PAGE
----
It started with a dull ache in Mindee Thackeray's lower left abdomen. For a year, because it came and went, she didn't do anything about it.
Last September, the intermittent ache became a sharp, debilitating pain. Initially, her doctor suspected endometriosis, but a laparoscopic surgery found no trace of lesions in her pelvic region.
Further testing showed she had dilated veins around her ovaries, but hormone therapy didn't help much. By December, the pain was shooting down the top of her legs and she could "barely get out of bed because it was a bad, bad pain." Lying down brought relief, so the busy 31-year-old mother of two began spending most of her time in bed or on the couch. "It just about did me in."
She describes it as 10 times stronger than any cramps she'd ever had. And when it started down her legs, "I couldn't take it."
Thackeray's story is not uncommon. Many women suffer a type of chronic pain associated with dilated veins in their pelvis, a condition that goes by different names. Men can have similar dilation in the gonadal vein.
Dr. Colleen Harker, an interventional radiologist with Mountain Medical Vascular Clinic, calls it "pelvic congestion syndrome." Dr. Howard Sharp, an OB/GYN who directs the University of Utah's Women's Pelvic Pain Clinic, calls it "pelvic varicosity pain syndrome," a name used by the International Pelvic Pain Society.
But they agree that it's treatable and women need not suffer without help. And sooner is better than later, not only because of the pain but because pain can become entrenched and take on a life of its own.
"It's poorly understood," says Sharp of the syndrome. "By the time we see (patients), some have had it so long it's almost neuropathic pain and that's much harder to treat. Women need to get in early."
The society has four diagnostic criteria: a history of chronic pelvic pain, demonstrated enlarged veins of the uterus or ovaries, delayed blood flow through the vein and tenderness over the uterus and/or ovaries.
Veins have valves that keep blood flowing in their intended direction, back to the heart. Sometimes they malfunction and instead of opening and closing to propel the blood, blood is allowed to go backward, causing pooling, swelling and pain. The enlarged vein hurts when someone is upright, but feels better when the woman is prone and it decompresses. That's a key indication of the abnormally dilated veins, Harker says.
Lots of things can cause similar pain and it's often undiagnosed or misdiagnosed, but if being in a flat position relieves it, she says, "you can be very suspicious it can be related to large veins."
It's often mistaken for something else, the result of childbearing, or ovarian cysts, or fibroids, or neurological back pain or something happening with the bladder or colon, which are also in that area, she says.
The cause is not well understood, though most practitioners believe there's a hormonal component. Whether there's a genetic link is uncertain. Obesity seems to increase the risk.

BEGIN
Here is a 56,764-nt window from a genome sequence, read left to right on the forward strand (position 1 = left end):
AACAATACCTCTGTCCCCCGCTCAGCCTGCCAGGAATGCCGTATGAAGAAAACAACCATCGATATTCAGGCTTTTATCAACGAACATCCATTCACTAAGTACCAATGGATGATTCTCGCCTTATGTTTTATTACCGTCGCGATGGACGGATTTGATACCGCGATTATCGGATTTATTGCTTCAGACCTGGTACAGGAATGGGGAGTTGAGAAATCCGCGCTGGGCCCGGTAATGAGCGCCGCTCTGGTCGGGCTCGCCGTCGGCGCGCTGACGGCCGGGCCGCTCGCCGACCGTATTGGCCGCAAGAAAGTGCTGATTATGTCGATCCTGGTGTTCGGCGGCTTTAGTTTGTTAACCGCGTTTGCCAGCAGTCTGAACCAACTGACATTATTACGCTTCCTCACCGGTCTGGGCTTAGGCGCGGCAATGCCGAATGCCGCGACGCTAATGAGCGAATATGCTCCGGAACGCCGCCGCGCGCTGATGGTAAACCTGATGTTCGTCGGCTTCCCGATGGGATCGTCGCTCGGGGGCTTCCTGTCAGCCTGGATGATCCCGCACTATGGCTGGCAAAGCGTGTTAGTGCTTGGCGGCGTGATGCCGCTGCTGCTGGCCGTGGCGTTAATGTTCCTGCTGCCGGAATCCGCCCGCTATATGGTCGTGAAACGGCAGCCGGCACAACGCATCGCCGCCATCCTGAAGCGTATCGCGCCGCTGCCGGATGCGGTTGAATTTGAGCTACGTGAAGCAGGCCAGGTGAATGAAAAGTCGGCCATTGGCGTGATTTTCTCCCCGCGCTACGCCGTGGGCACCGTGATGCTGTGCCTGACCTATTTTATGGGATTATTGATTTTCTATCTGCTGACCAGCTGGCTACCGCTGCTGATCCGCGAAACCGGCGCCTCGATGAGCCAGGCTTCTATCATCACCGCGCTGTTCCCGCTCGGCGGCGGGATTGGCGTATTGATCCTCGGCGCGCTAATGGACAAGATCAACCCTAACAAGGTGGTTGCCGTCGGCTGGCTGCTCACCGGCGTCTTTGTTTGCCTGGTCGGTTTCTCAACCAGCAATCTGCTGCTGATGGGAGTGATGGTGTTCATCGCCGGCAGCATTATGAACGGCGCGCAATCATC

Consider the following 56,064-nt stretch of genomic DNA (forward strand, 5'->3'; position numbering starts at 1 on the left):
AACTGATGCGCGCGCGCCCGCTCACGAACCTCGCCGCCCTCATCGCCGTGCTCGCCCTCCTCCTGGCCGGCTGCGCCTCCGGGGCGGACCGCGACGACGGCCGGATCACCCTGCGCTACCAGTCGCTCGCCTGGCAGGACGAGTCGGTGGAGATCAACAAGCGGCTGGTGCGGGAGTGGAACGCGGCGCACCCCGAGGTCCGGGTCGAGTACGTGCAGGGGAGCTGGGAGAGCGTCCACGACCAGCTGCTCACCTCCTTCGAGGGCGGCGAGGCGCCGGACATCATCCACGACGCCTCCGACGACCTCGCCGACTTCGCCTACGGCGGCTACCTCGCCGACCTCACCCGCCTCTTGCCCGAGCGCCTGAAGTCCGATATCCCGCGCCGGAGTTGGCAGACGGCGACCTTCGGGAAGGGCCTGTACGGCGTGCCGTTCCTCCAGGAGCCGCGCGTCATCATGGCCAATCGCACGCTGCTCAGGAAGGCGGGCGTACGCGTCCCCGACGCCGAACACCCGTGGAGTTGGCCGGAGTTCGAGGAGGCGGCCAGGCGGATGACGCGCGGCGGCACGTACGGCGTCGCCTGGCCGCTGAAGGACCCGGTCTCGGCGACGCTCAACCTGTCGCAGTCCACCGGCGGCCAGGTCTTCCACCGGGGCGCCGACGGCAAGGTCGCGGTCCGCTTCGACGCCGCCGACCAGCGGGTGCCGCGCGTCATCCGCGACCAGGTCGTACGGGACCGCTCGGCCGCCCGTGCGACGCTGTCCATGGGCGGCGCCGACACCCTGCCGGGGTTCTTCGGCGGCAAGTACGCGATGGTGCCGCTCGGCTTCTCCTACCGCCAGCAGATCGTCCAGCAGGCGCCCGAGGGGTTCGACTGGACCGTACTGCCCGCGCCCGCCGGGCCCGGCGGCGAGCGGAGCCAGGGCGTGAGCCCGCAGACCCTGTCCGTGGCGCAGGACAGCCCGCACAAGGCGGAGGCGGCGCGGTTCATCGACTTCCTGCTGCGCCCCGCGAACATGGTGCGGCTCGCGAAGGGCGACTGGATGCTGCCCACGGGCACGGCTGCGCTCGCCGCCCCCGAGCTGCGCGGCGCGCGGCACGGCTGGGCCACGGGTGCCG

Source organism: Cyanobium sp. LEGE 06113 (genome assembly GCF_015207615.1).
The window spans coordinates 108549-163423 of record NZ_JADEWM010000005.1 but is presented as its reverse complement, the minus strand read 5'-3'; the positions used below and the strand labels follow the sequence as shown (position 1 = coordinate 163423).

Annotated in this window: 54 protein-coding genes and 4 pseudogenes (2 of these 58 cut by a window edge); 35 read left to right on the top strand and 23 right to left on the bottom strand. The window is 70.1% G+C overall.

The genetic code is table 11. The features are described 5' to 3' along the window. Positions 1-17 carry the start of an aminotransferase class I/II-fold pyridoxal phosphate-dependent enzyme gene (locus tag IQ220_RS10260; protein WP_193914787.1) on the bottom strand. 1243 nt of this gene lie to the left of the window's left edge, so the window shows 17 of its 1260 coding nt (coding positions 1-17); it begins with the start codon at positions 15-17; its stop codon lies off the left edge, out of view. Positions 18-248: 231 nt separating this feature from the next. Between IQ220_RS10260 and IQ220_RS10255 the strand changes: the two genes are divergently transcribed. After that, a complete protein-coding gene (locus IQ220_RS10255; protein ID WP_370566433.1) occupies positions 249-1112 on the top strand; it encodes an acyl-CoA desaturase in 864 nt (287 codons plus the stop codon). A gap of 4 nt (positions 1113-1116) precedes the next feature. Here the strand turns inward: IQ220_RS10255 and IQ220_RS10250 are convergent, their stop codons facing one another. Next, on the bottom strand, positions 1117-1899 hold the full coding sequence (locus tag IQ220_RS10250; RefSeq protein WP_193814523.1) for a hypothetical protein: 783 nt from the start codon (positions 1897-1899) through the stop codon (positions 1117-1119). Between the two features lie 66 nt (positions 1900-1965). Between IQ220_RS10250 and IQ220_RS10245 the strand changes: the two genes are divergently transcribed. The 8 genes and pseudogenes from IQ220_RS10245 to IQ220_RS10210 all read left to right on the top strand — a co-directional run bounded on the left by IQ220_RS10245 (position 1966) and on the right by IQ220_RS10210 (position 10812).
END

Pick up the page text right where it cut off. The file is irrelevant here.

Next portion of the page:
It can affect veins of both the uterus and ovaries. An MRI with a venogram is the best way to confirm the enlarged vessels, Harker and Sharp say. Treatment approaches vary, depending on where the veins are dilated and what works for the patient. Whether a woman wants to have children in the future is a huge consideration.
Sharp says hormone therapies may provide relief.
If the ovarian veins are the only problem, Sharps recommends that patients consider ovarian vein embolization or having them occluded surgically with a laparoscope. If all else fails, a hysterectomy, with removal of none, one or both ovaries, may be called for. That used to be the sole treatment option.
An often-quoted number says that in 97 percent of cases, the condition can be improved. In two-thirds of the cases, it can be cured.
Harker says she's had great success using pelvic venogram with embolization to treat dilated ovarian veins or pelvic varices (the equivalent of varicose veins in the pelvic region), a procedure many women believe they have to go out of state to access. In fact, a number of Utah interventional radiologists do it.
That involves placing little coils in the vein, an outpatient procedure done under conscious IV sedation. A catheter is inserted through the jugular and dye is injected to look for abnormal veins. Then coils are deployed in what is a minimally invasive, nonsurgical procedure. The coils are straight but begin to coil as they are placed, filling the structures that are to be closed. One area or several may be coiled.
There are different ways to permanently close or embolize the veins. "We take out the abnormal vein that's not helping you, so there's no blood flow in it. Other veins do the job of moving blood just fine," Harker says. Closing off the vein may create some initial achiness.
Five days before Christmas, Thackeray had the coil procedure, then went home to Skull Valley for the holidays, the pain dulled considerably, manageable with ibuprofen. She's functioning again. She's again a mom to Kate, 8, and Garrett, 10, and a wife to husband, Joe, she says.And she expects it to get better still.